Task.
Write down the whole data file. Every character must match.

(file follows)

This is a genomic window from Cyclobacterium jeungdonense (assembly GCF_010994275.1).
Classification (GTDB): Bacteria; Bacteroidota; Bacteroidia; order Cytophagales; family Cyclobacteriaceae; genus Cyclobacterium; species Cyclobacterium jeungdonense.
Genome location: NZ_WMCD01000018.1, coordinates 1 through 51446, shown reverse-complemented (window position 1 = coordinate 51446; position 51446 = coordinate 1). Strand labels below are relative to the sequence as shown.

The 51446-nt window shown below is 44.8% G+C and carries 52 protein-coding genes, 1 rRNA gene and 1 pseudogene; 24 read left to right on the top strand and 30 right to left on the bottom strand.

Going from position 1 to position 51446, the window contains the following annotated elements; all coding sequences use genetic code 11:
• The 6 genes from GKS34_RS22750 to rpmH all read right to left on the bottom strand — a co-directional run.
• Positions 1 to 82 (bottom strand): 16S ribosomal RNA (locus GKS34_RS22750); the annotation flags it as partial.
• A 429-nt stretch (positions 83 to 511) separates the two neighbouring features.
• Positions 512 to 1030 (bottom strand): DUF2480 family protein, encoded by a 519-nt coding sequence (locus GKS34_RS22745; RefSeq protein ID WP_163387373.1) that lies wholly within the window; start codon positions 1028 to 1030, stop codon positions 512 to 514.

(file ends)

This is a genomic window from Cyclobacterium jeungdonense (assembly GCF_010994275.1).
Classification (GTDB): Bacteria; Bacteroidota; Bacteroidia; order Cytophagales; family Cyclobacteriaceae; genus Cyclobacterium; species Cyclobacterium jeungdonense.
Genome location: NZ_WMCD01000018.1, coordinates 1 through 51446, shown reverse-complemented (window position 1 = coordinate 51446; position 51446 = coordinate 1). Strand labels below are relative to the sequence as shown.

The 51446-nt window shown below is 44.8% G+C and carries 52 protein-coding genes, 1 rRNA gene and 1 pseudogene; 24 read left to right on the top strand and 30 right to left on the bottom strand.

Going from position 1 to position 51446, the window contains the following annotated elements; all coding sequences use genetic code 11:
• The 6 genes from GKS34_RS22750 to rpmH all read right to left on the bottom strand — a co-directional run.
• Positions 1 to 82 (bottom strand): 16S ribosomal RNA (locus GKS34_RS22750); the annotation flags it as partial.
• A 429-nt stretch (positions 83 to 511) separates the two neighbouring features.
• Positions 512 to 1030 (bottom strand): DUF2480 family protein, encoded by a 519-nt coding sequence (locus GKS34_RS22745; RefSeq protein ID WP_163387373.1) that lies wholly within the window; start codon positions 1028 to 1030, stop codon positions 512 to 514.